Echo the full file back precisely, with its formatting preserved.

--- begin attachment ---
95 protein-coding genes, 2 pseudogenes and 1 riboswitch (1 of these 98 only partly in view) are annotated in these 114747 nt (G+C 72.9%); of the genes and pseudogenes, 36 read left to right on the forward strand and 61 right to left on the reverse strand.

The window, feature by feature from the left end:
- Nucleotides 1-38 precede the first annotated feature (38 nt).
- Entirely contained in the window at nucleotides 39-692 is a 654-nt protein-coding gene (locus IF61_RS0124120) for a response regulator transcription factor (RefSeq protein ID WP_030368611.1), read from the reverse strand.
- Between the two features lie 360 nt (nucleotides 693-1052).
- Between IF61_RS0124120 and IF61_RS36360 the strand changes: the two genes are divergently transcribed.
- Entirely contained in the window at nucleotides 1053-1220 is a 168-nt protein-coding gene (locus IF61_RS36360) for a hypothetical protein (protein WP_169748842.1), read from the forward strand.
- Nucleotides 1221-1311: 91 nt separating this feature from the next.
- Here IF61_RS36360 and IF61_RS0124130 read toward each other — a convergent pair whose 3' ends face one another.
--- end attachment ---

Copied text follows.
95 protein-coding genes, 2 pseudogenes and 1 riboswitch (1 of these 98 only partly in view) are annotated in these 114747 nt (G+C 72.9%); of the genes and pseudogenes, 36 read left to right on the forward strand and 61 right to left on the reverse strand.

The window, feature by feature from the left end:
- Nucleotides 1-38 precede the first annotated feature (38 nt).
- Entirely contained in the window at nucleotides 39-692 is a 654-nt protein-coding gene (locus IF61_RS0124120) for a response regulator transcription factor (RefSeq protein ID WP_030368611.1), read from the reverse strand.
- Between the two features lie 360 nt (nucleotides 693-1052).
- Between IF61_RS0124120 and IF61_RS36360 the strand changes: the two genes are divergently transcribed.
- Entirely contained in the window at nucleotides 1053-1220 is a 168-nt protein-coding gene (locus IF61_RS36360) for a hypothetical protein (protein WP_169748842.1), read from the forward strand.
- Nucleotides 1221-1311: 91 nt separating this feature from the next.
- Here IF61_RS36360 and IF61_RS0124130 read toward each other — a convergent pair whose 3' ends face one another.